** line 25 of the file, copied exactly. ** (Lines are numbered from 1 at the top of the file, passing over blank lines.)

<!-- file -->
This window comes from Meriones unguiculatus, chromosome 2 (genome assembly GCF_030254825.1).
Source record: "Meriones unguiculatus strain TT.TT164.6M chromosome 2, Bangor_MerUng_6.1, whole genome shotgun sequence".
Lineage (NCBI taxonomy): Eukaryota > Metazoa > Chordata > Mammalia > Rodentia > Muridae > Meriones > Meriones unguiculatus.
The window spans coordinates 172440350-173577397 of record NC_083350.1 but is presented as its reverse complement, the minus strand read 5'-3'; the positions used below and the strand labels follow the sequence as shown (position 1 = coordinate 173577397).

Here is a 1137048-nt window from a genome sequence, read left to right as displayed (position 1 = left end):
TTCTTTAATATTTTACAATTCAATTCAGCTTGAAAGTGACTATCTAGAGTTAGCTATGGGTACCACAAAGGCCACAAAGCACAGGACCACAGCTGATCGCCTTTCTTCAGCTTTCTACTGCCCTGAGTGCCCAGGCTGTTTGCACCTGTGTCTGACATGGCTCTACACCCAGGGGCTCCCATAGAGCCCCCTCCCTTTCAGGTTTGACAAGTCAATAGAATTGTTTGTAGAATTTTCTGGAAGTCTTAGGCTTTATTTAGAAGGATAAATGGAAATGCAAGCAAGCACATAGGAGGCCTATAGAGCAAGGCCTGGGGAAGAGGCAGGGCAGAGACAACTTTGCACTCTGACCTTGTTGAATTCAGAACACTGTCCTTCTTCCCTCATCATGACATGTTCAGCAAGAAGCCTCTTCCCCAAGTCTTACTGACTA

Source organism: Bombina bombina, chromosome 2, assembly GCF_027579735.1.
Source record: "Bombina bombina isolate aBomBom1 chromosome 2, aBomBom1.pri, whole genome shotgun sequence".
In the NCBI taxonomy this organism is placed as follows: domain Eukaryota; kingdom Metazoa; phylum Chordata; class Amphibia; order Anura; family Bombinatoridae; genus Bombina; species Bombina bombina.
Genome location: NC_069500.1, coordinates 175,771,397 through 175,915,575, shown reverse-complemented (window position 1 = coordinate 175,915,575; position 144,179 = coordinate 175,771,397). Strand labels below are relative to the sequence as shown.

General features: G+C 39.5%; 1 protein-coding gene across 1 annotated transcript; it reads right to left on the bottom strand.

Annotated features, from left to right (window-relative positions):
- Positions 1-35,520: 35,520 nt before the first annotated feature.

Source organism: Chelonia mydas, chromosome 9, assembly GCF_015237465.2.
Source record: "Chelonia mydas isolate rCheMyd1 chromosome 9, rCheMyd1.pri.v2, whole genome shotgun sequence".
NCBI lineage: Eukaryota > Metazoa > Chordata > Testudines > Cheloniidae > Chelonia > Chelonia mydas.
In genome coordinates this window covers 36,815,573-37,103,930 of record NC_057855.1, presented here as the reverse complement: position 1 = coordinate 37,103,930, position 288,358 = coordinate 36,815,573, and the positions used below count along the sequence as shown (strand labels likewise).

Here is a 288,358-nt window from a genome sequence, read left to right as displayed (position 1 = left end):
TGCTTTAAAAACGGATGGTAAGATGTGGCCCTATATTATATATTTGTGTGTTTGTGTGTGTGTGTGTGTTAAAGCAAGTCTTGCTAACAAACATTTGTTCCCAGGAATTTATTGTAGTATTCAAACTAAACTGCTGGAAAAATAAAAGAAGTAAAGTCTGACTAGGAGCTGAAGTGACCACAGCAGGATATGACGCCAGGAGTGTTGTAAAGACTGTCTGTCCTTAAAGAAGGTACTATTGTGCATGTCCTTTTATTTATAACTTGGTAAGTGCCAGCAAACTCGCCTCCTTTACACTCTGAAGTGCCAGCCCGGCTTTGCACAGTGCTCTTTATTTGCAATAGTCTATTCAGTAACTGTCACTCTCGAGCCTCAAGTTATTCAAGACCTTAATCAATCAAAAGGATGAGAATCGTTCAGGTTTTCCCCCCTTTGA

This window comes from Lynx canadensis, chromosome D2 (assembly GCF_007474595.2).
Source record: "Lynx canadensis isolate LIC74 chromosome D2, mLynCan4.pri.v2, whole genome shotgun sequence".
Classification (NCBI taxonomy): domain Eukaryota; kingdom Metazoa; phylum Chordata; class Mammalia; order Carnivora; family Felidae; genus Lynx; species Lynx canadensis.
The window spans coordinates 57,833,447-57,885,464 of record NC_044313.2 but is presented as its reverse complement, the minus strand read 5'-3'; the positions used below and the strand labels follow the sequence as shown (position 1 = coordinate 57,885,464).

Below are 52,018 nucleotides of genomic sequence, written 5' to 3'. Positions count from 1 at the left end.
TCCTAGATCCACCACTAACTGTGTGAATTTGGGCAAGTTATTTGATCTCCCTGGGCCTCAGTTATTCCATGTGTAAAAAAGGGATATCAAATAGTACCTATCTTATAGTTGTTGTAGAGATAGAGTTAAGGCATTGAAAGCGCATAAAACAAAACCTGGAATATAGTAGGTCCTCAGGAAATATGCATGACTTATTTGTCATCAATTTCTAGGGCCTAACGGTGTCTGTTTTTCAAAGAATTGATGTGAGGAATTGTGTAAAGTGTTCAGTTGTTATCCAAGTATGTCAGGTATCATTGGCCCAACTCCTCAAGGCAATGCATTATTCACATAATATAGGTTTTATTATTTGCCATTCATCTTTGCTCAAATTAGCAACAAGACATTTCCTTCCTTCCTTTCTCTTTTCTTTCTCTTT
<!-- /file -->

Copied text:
TCCTAGATCCACCACTAACTGTGTGAATTTGGGCAAGTTATTTGATCTCCCTGGGCCTCAGTTATTCCATGTGTAAAAAAGGGATATCAAATAGTACCTATCTTATAGTTGTTGTAGAGATAGAGTTAAGGCATTGAAAGCGCATAAAACAAAACCTGGAATATAGTAGGTCCTCAGGAAATATGCATGACTTATTTGTCATCAATTTCTAGGGCCTAACGGTGTCTGTTTTTCAAAGAATTGATGTGAGGAATTGTGTAAAGTGTTCAGTTGTTATCCAAGTATGTCAGGTATCATTGGCCCAACTCCTCAAGGCAATGCATTATTCACATAATATAGGTTTTATTATTTGCCATTCATCTTTGCTCAAATTAGCAACAAGACATTTCCTTCCTTCCTTTCTCTTTTCTTTCTCTTT